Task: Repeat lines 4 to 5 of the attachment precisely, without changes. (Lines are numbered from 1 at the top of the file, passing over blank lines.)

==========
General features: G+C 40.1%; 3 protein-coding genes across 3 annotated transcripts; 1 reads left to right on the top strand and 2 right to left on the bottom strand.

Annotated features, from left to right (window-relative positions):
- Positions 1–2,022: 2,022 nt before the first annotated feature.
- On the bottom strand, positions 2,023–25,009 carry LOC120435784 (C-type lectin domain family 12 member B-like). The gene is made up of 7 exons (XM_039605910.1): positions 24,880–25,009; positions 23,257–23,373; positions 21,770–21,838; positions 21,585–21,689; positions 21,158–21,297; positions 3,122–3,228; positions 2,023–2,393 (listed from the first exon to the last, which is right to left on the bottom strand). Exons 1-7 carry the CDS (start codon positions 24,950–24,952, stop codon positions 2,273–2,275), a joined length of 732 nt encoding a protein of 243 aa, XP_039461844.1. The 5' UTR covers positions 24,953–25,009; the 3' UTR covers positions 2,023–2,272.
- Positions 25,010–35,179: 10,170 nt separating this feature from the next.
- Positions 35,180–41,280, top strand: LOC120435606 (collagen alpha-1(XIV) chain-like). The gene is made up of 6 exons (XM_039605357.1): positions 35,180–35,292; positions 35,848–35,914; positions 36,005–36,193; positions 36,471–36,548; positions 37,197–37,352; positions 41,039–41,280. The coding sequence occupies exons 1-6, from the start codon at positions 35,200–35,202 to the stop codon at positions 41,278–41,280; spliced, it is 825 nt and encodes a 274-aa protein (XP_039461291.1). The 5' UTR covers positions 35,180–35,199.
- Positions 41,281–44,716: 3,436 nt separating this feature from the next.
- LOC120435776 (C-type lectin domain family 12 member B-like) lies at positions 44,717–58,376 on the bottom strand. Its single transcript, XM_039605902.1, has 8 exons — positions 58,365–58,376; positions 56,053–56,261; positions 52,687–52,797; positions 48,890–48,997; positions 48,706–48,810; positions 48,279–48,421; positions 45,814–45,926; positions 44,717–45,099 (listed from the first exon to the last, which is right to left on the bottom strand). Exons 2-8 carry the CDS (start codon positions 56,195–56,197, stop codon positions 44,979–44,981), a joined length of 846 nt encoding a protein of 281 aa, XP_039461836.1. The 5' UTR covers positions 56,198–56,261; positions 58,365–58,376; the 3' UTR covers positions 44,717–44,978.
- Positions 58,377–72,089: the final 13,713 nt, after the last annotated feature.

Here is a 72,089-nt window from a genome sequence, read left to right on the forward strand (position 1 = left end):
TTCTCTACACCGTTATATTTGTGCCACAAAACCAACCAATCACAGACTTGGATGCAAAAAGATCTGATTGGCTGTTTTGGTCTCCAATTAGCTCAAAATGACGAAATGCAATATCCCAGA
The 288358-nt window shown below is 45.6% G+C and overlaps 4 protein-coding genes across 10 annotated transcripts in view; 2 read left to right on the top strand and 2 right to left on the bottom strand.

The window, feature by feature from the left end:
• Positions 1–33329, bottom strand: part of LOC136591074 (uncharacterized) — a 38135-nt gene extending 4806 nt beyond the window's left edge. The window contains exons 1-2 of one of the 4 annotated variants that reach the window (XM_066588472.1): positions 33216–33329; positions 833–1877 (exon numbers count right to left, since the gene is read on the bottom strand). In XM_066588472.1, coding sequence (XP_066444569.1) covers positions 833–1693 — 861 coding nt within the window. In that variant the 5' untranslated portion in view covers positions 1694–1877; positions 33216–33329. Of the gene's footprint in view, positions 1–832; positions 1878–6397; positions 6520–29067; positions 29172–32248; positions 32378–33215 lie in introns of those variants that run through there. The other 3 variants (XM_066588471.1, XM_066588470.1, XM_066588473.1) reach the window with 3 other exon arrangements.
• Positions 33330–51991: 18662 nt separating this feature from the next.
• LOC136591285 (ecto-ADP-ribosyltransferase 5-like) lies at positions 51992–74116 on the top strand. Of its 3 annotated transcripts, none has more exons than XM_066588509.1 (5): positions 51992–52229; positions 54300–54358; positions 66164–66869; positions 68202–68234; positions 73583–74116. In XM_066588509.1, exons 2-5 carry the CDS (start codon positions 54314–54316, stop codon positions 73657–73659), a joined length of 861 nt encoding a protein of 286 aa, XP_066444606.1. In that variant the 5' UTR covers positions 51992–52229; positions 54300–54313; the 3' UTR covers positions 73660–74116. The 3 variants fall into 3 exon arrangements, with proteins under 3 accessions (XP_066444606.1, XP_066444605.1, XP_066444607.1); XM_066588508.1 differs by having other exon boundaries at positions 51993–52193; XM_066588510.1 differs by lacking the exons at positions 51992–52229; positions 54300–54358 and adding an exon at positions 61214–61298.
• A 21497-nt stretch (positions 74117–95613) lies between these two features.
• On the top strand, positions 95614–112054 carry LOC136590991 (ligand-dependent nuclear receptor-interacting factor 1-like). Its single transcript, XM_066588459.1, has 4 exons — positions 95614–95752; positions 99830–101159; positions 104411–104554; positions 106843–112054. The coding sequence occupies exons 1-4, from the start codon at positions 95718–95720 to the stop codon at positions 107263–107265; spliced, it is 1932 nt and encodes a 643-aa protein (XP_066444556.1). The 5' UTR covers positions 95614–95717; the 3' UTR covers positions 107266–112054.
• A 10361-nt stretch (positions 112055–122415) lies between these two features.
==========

- On the bottom strand, positions 2,023–25,009 carry LOC120435784 (C-type lectin domain family 12 member B-like). The gene is made up of 7 exons (XM_039605910.1): positions 24,880–25,009; positions 23,257–23,373; positions 21,770–21,838; positions 21,585–21,689; positions 21,158–21,297; positions 3,122–3,228; positions 2,023–2,393 (listed from the first exon to the last, which is right to left on the bottom strand). Exons 1-7 carry the CDS (start codon positions 24,950–24,952, stop codon positions 2,273–2,275), a joined length of 732 nt encoding a protein of 243 aa, XP_039461844.1. The 5' UTR covers positions 24,953–25,009; the 3' UTR covers positions 2,023–2,272.
- Positions 25,010–35,179: 10,170 nt separating this feature from the next.